SAS Looks to Answer Complex Data-Driven Questions

SAN FRANCISCO--Companies have moved from standard business intelligence to fact-based decision-making.

That was the predominant theme expressed by business analytics software and services company SAS during today's keynote presentations at the SAS Global Forum Executive Conference 2013 here.

Like most companies, SAS customer company JPMorgan Chase has found that its financial customers are looking for insights to satisfy such business problems as "how transaction velocities impact customer sentiment," said Chris Gifford, senior vice president of customer analytics for JPMorgan Chase, during an opening night session. "Each customer's data footprint continues to grow, and the types of questions we're asked now are much more complex."

Similarly, customer company Lenovo, which manufactures computer hardware and electronics, is looking to new SAS Visual Analytics to determine and optimize its marketing spending in real time and by geographic region and channel for its May rollout of the touch-screen device IdeaPad Yoga 11S.

Between retail store transactions and myriad sources of digital data, "people are driving a tremendous amount of cross-interactions," said Ajit Sivadasan, global vice president and general manager of sales and marketing for Lenovo. "The bottom line is, we have a lot of data and we don't know what to do with it." Using SAS Visual Analytics, Lenovo's goal is to be able to visualize how data models are reacting to different marketing campaigns, and be empowered to alter advertising messages or content on the fly.

One update SAS has made to accommodate requests in line with Lenovo's is the launch of the SAS 9.4 business analytics and visualization suite, available as an on-premises, hosted, or cloud solution, expected to ship this June. According to Randy Guard, SAS' vice president of product management, a large number of clients are deploying private clouds and want to be able to scale their deployments quickly. SAS Visual Analytics was one of the first products to integrate with SAS 9.4, and Guard says it has added the "capability to do a scenario analysis and the ability to do "what if' and rerun forecasts.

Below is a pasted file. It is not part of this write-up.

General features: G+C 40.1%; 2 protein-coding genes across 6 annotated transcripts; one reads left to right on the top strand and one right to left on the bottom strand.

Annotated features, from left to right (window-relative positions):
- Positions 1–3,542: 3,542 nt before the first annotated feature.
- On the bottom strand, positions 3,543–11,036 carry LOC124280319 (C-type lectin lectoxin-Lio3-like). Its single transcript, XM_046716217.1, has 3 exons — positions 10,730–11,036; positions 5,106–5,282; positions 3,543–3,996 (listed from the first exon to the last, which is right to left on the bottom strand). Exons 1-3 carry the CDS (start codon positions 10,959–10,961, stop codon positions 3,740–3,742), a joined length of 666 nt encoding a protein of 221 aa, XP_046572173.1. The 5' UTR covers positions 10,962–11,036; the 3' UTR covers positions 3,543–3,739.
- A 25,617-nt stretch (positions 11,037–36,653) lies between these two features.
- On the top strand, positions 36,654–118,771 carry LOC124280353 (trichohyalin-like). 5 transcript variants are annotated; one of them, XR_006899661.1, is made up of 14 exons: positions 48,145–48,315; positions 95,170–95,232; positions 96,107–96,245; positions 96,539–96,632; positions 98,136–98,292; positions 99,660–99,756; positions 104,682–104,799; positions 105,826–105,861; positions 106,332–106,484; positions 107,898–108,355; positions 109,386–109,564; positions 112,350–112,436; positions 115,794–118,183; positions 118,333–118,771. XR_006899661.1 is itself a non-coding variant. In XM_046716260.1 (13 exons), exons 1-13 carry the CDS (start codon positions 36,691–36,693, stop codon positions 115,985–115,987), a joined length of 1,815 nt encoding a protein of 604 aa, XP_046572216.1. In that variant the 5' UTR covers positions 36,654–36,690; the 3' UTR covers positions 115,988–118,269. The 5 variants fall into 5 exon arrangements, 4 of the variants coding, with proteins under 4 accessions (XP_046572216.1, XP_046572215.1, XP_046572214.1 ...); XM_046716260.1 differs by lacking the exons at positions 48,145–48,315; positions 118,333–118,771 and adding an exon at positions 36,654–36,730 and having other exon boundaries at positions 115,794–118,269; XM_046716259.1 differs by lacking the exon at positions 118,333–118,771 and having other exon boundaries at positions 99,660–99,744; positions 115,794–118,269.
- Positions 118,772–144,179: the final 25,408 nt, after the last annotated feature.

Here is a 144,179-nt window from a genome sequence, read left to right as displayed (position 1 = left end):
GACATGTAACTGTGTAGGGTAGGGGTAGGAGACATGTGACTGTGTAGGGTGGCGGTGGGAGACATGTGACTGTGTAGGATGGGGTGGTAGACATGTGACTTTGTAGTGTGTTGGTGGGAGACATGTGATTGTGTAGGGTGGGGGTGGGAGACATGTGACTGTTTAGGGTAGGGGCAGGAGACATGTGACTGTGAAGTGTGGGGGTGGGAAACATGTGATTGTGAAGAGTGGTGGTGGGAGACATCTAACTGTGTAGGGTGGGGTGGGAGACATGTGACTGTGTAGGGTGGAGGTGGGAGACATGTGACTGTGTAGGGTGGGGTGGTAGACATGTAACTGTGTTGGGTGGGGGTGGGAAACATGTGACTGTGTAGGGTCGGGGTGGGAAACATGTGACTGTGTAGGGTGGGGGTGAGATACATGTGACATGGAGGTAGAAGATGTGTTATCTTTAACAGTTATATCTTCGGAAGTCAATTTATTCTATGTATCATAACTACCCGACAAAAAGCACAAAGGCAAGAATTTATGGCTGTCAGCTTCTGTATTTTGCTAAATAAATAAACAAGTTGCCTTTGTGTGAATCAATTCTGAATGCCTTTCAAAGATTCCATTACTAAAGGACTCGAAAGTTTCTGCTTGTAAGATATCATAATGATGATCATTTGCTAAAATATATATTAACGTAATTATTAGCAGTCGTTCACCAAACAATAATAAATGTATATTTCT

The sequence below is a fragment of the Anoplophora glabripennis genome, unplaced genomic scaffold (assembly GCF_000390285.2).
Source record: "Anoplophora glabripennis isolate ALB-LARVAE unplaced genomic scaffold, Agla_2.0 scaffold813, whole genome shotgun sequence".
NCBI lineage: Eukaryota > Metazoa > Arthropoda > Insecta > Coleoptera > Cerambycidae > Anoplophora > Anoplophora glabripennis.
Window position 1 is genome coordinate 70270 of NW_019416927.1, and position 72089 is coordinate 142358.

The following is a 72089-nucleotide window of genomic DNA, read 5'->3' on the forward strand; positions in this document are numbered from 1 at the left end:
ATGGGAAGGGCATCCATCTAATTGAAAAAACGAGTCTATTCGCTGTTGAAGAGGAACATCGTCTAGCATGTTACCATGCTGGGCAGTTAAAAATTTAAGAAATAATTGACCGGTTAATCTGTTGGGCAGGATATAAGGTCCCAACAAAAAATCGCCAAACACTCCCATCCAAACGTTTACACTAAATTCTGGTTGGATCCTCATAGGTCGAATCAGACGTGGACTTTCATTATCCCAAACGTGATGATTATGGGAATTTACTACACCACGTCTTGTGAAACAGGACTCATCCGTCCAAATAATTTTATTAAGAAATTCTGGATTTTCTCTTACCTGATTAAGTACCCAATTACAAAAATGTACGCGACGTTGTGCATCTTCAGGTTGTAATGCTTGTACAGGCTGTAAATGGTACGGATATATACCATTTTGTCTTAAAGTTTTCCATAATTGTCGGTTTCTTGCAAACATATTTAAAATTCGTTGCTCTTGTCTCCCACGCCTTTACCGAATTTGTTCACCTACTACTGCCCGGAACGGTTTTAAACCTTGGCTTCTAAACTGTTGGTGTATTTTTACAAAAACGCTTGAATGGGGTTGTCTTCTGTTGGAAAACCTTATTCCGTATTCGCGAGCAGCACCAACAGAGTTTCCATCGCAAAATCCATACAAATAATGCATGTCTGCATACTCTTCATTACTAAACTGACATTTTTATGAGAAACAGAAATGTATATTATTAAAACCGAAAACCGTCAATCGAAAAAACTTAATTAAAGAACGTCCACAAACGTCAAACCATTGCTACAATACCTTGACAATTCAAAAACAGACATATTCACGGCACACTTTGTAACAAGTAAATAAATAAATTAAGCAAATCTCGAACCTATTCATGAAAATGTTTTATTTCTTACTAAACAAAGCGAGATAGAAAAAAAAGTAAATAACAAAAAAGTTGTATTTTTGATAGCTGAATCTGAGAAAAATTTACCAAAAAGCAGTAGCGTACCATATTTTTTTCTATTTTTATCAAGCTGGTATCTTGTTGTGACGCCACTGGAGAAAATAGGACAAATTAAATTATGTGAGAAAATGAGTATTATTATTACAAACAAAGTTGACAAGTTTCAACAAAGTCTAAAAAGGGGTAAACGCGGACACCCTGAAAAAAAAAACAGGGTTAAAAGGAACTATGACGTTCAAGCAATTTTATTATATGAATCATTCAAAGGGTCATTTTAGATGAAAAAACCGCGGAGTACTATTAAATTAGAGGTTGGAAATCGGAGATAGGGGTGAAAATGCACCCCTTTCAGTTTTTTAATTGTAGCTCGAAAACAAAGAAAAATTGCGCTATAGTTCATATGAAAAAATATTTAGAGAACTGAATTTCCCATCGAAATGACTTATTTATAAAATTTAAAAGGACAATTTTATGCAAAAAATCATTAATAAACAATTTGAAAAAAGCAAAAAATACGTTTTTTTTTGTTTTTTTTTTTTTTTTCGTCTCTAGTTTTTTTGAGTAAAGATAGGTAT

Also launching today is a new version of SAS Customer Intelligence, which underwent a complete facelift with "a lot of under-the-hood" improvements in navigation to help integrate analytics processes into a line-of-business functionality specially designed for marketers, according to Wilson Raj, SAS' global director of customer intelligence. In combining a series of products like SAS Marketing Automation, Marketing Optimization, SAS Real-Time Decision Manager, and SAS Digital Marketing into one Web-based application, business users can fully create, manage, measure, and tweak multichannel campaigns. New email templates and controls were designed to simplify campaign management. As Raj puts it, "When we talk about optimization, it's not just about making [the product] faster." It's "looking at constraints" for a marketer, such as knowing the precise time to target a campaign and conversely, when to halt an action in a given channel to "modify these on the fly and execute accordingly."

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